Timothy Munro, managing director of Change Accounts and Advisers, said that he is actively anticipating a spike in the number of tax audits taking place over the next 12 months.
“What we’re finding is that the ATO has said over the last number of months that they are doing a lot of comparison of databases, bank accounts from overseas,” Mr Munro told My Business’ sister title Accountants Daily.
“Every year they are linking more and more – over the last few years they’ve linked interest and dividends, but now they are starting to get a lot further, linking the databases to match property sales, to match high-value car purchases and a whole range of things.
“There have been a few cases when they’ve looked at people buying international plane tickets and buying cars and comparing that to the actual income that they’ve earned and what they are declaring is no way enough to costs of their expenditure.”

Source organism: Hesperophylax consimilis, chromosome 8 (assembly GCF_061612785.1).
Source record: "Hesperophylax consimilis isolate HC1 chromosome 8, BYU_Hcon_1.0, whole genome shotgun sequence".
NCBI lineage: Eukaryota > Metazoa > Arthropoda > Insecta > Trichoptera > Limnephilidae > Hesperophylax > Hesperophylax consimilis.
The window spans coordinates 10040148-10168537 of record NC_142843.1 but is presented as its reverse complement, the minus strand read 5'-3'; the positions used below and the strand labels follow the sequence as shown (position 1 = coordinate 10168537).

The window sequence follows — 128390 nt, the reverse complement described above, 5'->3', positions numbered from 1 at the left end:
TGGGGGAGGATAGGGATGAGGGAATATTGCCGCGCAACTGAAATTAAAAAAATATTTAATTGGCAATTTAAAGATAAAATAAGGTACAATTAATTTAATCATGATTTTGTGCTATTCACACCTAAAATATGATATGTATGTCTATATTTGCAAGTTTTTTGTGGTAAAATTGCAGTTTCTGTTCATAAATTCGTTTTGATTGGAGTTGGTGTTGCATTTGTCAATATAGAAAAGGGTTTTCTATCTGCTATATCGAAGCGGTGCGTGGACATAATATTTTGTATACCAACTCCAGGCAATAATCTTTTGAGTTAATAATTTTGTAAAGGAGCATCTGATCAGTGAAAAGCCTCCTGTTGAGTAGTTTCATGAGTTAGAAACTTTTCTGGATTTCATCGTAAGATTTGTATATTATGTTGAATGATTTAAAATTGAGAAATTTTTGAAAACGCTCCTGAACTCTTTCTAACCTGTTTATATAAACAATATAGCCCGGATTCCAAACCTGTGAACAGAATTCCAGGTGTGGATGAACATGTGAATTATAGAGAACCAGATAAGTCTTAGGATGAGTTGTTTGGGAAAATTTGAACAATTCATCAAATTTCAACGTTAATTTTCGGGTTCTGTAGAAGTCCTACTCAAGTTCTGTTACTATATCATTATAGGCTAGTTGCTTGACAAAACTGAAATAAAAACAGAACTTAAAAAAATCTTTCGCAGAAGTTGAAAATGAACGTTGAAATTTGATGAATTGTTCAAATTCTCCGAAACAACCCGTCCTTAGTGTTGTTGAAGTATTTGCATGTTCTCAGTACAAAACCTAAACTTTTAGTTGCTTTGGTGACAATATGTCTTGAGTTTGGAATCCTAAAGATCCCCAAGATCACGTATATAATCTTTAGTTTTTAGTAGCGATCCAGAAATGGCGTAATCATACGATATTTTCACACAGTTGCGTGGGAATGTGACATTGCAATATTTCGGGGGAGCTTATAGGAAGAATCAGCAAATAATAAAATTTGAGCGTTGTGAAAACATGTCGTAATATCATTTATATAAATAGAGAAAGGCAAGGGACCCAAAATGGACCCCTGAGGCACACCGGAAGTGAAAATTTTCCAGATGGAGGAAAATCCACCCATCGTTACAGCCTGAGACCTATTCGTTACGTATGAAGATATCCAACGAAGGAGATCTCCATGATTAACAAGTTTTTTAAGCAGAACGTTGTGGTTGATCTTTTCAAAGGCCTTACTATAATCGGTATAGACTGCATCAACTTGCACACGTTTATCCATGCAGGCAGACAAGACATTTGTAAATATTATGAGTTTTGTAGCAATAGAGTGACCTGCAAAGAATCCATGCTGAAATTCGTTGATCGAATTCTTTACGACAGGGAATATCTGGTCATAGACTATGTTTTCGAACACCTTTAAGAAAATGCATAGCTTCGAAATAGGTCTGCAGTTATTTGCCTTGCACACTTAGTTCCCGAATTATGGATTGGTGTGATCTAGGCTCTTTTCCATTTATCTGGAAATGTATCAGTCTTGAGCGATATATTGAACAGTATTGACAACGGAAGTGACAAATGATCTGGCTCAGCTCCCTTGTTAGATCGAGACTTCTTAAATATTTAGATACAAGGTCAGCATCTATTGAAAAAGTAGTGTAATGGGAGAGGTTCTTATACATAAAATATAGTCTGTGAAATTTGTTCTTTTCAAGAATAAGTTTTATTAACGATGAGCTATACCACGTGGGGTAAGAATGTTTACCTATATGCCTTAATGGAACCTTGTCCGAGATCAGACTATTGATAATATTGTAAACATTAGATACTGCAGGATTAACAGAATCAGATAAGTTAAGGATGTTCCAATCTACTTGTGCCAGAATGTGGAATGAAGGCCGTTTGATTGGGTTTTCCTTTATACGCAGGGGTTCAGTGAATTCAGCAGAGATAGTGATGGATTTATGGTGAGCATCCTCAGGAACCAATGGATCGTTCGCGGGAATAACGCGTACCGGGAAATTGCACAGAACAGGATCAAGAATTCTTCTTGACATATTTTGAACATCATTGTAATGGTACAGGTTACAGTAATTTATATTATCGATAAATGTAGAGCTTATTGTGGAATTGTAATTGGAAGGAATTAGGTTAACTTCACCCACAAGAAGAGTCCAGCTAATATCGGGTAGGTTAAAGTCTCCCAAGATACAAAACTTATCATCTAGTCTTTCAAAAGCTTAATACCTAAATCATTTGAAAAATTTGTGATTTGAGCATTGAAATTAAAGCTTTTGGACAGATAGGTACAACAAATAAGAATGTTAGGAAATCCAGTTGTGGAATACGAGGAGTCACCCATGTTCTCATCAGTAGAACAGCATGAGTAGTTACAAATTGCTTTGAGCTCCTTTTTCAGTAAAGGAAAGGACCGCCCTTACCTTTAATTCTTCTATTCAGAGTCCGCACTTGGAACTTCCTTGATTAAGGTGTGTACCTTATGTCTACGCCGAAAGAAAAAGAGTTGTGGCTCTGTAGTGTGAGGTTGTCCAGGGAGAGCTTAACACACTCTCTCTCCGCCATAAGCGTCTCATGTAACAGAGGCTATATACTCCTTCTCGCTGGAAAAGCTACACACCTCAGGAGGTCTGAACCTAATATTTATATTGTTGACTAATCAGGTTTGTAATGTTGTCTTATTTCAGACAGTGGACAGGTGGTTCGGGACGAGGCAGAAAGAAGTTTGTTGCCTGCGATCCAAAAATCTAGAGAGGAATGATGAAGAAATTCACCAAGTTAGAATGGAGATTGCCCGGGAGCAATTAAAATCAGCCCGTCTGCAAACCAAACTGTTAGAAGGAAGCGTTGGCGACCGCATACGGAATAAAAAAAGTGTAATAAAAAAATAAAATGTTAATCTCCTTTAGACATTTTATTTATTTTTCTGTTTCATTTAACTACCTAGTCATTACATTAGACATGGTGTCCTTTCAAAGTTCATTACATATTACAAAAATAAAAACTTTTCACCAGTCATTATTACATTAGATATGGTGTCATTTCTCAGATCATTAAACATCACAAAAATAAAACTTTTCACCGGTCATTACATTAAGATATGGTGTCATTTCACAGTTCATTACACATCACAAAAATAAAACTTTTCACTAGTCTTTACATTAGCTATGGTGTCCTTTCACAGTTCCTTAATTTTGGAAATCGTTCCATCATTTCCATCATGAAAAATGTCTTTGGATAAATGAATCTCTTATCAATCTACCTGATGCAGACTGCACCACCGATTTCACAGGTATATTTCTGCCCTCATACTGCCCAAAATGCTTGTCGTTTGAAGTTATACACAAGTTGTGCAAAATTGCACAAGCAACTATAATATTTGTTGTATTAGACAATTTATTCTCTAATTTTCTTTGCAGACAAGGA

Undeclared income has been a particular focus area of the tax office, having publicly stated that it will strive to recover an annual shortfall of nearly $1.4 billion caused by individuals who leave income out of their tax returns, as part of its broader plan to recoup the $8.7 billion individual tax gap it revealed earlier this year.
Foreign income streams have also been earmarked, with the Common Reporting Standard (CRS) seeing the first lot of data to be exchanged with over 100 foreign tax authorities on 30 September.
Mr Munro suggested accountants will and should be advising their business clients of the potential for greater audit activity.
“It is our role to make clients aware of this and I think a lot of clients in general have been sticking their heads in the sand and think it won’t happen to them but we know it is going to happen and the ATO is going to be very much clamping down on things that clients might think they could get away with in the past,” said Mr Munro.
“Don’t try to put one over the ATO; do the right thing so you can sleep better at night.”